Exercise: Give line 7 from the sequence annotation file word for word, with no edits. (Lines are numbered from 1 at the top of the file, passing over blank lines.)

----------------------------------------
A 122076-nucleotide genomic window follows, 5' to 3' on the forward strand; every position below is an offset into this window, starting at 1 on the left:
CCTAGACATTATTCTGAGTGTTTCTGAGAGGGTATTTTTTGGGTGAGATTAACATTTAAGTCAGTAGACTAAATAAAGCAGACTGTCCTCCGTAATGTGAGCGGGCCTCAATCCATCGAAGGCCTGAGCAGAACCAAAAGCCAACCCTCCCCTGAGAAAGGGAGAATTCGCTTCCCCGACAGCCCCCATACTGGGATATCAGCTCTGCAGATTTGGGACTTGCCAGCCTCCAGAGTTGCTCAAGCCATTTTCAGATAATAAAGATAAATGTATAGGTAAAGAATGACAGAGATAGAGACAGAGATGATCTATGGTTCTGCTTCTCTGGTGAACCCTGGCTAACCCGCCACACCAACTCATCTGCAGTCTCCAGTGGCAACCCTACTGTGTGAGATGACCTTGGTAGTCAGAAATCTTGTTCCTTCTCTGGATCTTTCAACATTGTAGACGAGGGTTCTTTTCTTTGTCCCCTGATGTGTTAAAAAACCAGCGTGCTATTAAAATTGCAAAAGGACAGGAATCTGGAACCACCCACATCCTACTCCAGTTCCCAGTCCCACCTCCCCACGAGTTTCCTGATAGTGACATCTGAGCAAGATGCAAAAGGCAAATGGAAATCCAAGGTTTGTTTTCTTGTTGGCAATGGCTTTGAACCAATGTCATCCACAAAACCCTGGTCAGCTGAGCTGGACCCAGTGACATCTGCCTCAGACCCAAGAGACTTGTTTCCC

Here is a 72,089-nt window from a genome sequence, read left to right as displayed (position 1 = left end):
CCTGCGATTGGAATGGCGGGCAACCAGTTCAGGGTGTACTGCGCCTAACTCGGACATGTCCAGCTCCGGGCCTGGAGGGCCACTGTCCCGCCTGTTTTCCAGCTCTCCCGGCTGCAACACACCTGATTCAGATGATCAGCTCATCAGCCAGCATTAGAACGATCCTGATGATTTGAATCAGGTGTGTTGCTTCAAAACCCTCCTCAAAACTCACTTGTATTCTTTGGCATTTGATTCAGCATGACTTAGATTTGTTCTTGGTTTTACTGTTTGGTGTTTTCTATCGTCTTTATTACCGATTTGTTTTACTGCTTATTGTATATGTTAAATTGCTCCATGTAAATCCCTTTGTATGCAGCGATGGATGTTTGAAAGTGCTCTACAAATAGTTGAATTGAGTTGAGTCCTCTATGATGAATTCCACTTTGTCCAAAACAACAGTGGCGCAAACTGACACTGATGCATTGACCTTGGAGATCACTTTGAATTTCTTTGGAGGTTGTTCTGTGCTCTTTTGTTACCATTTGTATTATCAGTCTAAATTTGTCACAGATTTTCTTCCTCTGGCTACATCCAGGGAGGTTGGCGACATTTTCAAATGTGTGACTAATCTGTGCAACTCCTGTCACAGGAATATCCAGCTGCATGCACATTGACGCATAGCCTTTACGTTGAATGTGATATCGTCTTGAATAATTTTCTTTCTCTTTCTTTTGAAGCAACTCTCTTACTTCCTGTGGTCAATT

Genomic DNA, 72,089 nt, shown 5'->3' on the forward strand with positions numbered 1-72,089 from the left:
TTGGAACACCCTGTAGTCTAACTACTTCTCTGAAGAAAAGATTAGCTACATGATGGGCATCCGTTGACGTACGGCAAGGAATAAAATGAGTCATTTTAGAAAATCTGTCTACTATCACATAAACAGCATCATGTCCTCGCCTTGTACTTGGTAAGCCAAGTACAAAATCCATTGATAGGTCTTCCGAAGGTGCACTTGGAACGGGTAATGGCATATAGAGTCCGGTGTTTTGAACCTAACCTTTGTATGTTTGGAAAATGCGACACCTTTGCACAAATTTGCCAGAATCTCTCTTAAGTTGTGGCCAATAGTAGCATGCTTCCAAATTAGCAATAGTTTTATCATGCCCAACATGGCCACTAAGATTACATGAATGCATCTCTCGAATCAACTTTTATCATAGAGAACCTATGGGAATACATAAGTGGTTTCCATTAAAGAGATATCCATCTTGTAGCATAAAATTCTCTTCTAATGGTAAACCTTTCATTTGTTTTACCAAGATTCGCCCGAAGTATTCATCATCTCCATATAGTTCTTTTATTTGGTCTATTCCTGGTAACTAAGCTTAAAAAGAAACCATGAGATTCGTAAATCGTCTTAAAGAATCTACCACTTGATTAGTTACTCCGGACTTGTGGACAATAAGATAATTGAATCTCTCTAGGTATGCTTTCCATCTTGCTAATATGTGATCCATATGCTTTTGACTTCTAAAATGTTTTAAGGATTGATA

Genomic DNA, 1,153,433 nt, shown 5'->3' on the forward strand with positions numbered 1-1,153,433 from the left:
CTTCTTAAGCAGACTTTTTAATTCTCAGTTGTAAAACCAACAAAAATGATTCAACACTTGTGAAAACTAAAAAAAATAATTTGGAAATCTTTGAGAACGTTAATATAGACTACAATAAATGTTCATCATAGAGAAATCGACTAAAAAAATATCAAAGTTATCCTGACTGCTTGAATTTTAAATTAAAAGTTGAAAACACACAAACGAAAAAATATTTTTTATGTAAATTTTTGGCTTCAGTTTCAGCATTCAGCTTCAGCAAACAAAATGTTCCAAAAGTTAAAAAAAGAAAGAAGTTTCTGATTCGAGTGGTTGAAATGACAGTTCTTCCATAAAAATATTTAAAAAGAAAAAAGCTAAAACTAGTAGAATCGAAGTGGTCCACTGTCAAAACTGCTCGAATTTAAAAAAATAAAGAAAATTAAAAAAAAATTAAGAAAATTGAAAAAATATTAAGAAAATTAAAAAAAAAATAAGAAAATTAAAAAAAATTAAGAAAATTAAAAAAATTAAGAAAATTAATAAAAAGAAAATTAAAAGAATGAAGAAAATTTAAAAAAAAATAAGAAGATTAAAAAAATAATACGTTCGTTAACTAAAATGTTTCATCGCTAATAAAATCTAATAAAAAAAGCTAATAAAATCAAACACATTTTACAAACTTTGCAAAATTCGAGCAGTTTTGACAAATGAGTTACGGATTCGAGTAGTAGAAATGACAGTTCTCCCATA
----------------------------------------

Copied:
Genomic DNA, 1,153,433 nt, shown 5'->3' on the forward strand with positions numbered 1-1,153,433 from the left: